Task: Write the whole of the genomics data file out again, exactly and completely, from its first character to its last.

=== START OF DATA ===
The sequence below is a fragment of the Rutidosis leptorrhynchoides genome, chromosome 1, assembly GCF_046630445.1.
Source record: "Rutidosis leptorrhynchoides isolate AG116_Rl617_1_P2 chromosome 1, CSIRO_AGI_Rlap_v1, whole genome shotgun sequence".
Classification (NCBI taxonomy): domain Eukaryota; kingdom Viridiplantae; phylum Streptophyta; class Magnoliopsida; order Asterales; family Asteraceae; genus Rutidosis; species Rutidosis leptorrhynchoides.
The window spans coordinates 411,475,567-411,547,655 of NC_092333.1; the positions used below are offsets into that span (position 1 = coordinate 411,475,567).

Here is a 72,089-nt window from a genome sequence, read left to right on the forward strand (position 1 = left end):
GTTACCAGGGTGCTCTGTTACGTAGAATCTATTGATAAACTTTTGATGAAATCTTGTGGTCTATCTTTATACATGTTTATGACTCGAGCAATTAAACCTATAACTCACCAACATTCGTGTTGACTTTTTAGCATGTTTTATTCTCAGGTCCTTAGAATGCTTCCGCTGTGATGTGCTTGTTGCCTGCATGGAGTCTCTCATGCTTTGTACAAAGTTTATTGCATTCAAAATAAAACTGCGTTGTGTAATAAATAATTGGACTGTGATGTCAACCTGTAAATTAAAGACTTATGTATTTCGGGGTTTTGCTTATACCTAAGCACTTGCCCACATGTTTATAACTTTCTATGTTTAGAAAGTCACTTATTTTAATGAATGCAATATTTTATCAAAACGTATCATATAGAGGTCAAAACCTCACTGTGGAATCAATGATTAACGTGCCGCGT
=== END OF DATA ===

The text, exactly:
The sequence below is a fragment of the Rutidosis leptorrhynchoides genome, chromosome 1, assembly GCF_046630445.1.
Source record: "Rutidosis leptorrhynchoides isolate AG116_Rl617_1_P2 chromosome 1, CSIRO_AGI_Rlap_v1, whole genome shotgun sequence".
Classification (NCBI taxonomy): domain Eukaryota; kingdom Viridiplantae; phylum Streptophyta; class Magnoliopsida; order Asterales; family Asteraceae; genus Rutidosis; species Rutidosis leptorrhynchoides.
The window spans coordinates 411,475,567-411,547,655 of NC_092333.1; the positions used below are offsets into that span (position 1 = coordinate 411,475,567).

Here is a 72,089-nt window from a genome sequence, read left to right on the forward strand (position 1 = left end):
GTTACCAGGGTGCTCTGTTACGTAGAATCTATTGATAAACTTTTGATGAAATCTTGTGGTCTATCTTTATACATGTTTATGACTCGAGCAATTAAACCTATAACTCACCAACATTCGTGTTGACTTTTTAGCATGTTTTATTCTCAGGTCCTTAGAATGCTTCCGCTGTGATGTGCTTGTTGCCTGCATGGAGTCTCTCATGCTTTGTACAAAGTTTATTGCATTCAAAATAAAACTGCGTTGTGTAATAAATAATTGGACTGTGATGTCAACCTGTAAATTAAAGACTTATGTATTTCGGGGTTTTGCTTATACCTAAGCACTTGCCCACATGTTTATAACTTTCTATGTTTAGAAAGTCACTTATTTTAATGAATGCAATATTTTATCAAAACGTATCATATAGAGGTCAAAACCTCACTGTGGAATCAATGATTAACGTGCCGCGT